Thresholds and Breakdown of Payments. Any payment of at least C$100,000 to the same payee (level of government) for a single category, or a series of payments in a single category that total at least C$100,000 must be reported. Reporting entities must group together payments to the same level of government (e.g., national, regional or municipal) to determine if the threshold is met, and reporting should specify payments to different government payees separately where practical (by government body). Payments are reported for the period when paid (not on an accrual basis), and the Technical Reporting Specifications provide guidance and templates for the breakdown of payments, currency conversions and the valuation of in-kind payments.
Project-level reporting is required where applicable, and reporting entities will need to independently consider how to classify and group projects. "Project" is defined in the Technical Reporting Specifications as operational activities that are governed by a single granting instrument or legal agreement that form the basis for payment liabilities with the government (or multiple agreements that substantially interconnected). "Substantially interconnected" is defined to mean a set of operationally or geographically integrated granting instruments or agreements "with substantially similar terms." The scope of projects will depend on your particular business and assets and may require careful consideration on how large or small the project should be defined, keeping in mind the purpose of transparency and the ability to identify payments to subnational and local governments.
Attestation. An officer, director or independent auditor must attest to the accuracy of the report "in all material respects" when submitted. NRCan may require an independent audit of a report. It will be important to ensure that management, the audit committee, the board and the auditors are aligned regarding accountabilities, controls, reporting and attestation of the report.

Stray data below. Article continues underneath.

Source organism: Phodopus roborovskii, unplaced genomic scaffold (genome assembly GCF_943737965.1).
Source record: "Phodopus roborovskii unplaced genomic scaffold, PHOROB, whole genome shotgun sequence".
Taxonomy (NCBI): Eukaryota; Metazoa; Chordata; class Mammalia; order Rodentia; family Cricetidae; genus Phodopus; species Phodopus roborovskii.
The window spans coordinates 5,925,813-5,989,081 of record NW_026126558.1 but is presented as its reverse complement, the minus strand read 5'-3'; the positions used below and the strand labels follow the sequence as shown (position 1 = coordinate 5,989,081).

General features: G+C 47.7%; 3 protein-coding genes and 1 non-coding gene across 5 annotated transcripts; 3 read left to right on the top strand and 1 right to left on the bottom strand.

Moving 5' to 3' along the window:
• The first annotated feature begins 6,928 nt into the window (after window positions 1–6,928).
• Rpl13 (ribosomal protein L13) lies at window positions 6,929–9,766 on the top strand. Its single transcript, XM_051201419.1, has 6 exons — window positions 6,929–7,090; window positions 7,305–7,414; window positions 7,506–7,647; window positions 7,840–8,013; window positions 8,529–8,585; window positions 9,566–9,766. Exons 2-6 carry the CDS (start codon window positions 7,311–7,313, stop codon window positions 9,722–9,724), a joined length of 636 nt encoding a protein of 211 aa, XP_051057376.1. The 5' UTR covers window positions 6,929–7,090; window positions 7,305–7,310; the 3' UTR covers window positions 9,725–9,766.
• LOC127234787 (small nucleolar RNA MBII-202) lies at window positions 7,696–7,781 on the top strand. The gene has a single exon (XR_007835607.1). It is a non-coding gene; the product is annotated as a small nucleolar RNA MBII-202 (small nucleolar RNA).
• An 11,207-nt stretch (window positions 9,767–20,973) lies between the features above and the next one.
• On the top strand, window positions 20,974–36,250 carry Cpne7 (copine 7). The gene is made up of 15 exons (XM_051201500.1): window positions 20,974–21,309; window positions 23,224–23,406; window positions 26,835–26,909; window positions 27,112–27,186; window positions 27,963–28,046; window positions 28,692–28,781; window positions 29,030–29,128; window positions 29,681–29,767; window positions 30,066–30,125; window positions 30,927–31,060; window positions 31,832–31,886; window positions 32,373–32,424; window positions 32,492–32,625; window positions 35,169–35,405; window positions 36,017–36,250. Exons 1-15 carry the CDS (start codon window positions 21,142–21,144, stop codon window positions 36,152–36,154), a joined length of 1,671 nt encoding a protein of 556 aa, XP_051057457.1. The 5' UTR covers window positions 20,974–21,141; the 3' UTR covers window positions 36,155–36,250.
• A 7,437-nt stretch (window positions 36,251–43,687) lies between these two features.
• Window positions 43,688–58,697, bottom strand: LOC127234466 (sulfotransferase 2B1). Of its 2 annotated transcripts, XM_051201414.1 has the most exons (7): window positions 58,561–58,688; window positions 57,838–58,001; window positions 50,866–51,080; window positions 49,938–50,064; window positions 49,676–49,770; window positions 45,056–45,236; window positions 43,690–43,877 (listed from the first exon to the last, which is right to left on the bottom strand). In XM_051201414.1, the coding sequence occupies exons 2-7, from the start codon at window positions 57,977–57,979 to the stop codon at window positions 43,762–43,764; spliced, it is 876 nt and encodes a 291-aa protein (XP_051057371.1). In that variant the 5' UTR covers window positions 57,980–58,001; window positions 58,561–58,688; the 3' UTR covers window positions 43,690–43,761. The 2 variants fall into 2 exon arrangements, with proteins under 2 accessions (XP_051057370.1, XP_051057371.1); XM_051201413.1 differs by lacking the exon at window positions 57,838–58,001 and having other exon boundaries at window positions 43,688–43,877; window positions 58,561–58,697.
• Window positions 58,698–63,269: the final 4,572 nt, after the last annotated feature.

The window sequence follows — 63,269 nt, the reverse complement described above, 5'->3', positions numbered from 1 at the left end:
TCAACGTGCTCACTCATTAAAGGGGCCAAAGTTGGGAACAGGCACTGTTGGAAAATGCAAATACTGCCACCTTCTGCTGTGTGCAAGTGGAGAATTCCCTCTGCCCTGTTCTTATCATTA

Payments to State-Owned Enterprises. With respect to State-Owned or Controlled Enterprises (SOE), the application of the reporting requirements will depend on the role the SOE is serving and whether it is performing a government function. Payments to an SOE acting in its capacity as a commercial business would not be reportable payments.
Offences and Penalties
Offences under ESTMA are subject to a fine of up to C$250,000 per day. Offences would include failure to meet the reporting requirements, failure to maintain records, knowingly making false statements or structuring payments to avoid the reporting requirements. Directors and officers who authorized, acquiesced or participated in an offence will have similar personal liability. Offences are subject to a due diligence defense, so companies (and their directors and officers) should ensure they have established proper processes, reporting, internal controls and accountabilities within their organization. When questions arise, companies should document their internal process, analysis, conclusions and rationale, and should seek expert advice when necessary to support their decision making.
Confidentiality and Conflicts of Law
There is no exception to the reporting requirements where the reporting entity is subject to confidentiality provisions or where reporting may violate local laws. To the extent a company’s payments are subject to confidentiality restrictions, it will be important to determine if there are exceptions for "disclosures required by law." The Guidance Documents state that the Government of Canada has held discussions with "countries of interest" to advise them of the reporting requirements and suggests that if a reporting entity encounters challenges, they should provide details to NRCan.
Reporting entities will be permitted to substitute reports from another jurisdiction’s "publish what you pay" regime to meet the requirements under ESTMA if that jurisdiction’s laws have been determined by NRCan to be an acceptable substitute. NRCan has published a determination that reports filed under the European Union’s reporting regime qualify as an acceptable substitute.